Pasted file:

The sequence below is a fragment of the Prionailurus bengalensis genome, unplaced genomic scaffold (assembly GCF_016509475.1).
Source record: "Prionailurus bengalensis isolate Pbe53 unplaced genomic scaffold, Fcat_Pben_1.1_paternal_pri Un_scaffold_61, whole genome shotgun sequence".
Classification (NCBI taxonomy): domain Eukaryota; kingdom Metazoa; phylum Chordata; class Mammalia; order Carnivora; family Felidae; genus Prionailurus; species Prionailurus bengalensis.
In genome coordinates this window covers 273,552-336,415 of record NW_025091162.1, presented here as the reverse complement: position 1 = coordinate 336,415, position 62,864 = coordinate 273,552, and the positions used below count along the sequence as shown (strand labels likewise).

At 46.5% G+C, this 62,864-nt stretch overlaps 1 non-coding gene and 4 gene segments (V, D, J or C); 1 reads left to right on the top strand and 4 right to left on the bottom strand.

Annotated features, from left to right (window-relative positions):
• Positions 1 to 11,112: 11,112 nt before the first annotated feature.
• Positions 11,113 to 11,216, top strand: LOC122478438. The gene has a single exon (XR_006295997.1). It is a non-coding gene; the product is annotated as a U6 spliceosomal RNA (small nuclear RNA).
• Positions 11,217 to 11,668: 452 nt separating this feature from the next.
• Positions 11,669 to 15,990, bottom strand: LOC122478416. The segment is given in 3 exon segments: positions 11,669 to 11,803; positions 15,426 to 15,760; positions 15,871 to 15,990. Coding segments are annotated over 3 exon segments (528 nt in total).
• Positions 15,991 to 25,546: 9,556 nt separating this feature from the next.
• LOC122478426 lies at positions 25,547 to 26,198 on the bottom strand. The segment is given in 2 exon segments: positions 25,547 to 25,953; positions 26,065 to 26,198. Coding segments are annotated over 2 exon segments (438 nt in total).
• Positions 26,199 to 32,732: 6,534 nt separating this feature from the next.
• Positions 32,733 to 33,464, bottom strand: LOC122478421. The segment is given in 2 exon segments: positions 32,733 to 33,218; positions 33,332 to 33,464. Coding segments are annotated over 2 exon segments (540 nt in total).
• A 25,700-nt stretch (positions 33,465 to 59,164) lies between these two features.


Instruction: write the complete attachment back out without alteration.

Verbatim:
The sequence below is a fragment of the Prionailurus bengalensis genome, unplaced genomic scaffold (assembly GCF_016509475.1).
Source record: "Prionailurus bengalensis isolate Pbe53 unplaced genomic scaffold, Fcat_Pben_1.1_paternal_pri Un_scaffold_61, whole genome shotgun sequence".
Classification (NCBI taxonomy): domain Eukaryota; kingdom Metazoa; phylum Chordata; class Mammalia; order Carnivora; family Felidae; genus Prionailurus; species Prionailurus bengalensis.
In genome coordinates this window covers 273,552-336,415 of record NW_025091162.1, presented here as the reverse complement: position 1 = coordinate 336,415, position 62,864 = coordinate 273,552, and the positions used below count along the sequence as shown (strand labels likewise).

At 46.5% G+C, this 62,864-nt stretch overlaps 1 non-coding gene and 4 gene segments (V, D, J or C); 1 reads left to right on the top strand and 4 right to left on the bottom strand.

Annotated features, from left to right (window-relative positions):
• Positions 1 to 11,112: 11,112 nt before the first annotated feature.
• Positions 11,113 to 11,216, top strand: LOC122478438. The gene has a single exon (XR_006295997.1). It is a non-coding gene; the product is annotated as a U6 spliceosomal RNA (small nuclear RNA).
• Positions 11,217 to 11,668: 452 nt separating this feature from the next.
• Positions 11,669 to 15,990, bottom strand: LOC122478416. The segment is given in 3 exon segments: positions 11,669 to 11,803; positions 15,426 to 15,760; positions 15,871 to 15,990. Coding segments are annotated over 3 exon segments (528 nt in total).
• Positions 15,991 to 25,546: 9,556 nt separating this feature from the next.
• LOC122478426 lies at positions 25,547 to 26,198 on the bottom strand. The segment is given in 2 exon segments: positions 25,547 to 25,953; positions 26,065 to 26,198. Coding segments are annotated over 2 exon segments (438 nt in total).
• Positions 26,199 to 32,732: 6,534 nt separating this feature from the next.
• Positions 32,733 to 33,464, bottom strand: LOC122478421. The segment is given in 2 exon segments: positions 32,733 to 33,218; positions 33,332 to 33,464. Coding segments are annotated over 2 exon segments (540 nt in total).
• A 25,700-nt stretch (positions 33,465 to 59,164) lies between these two features.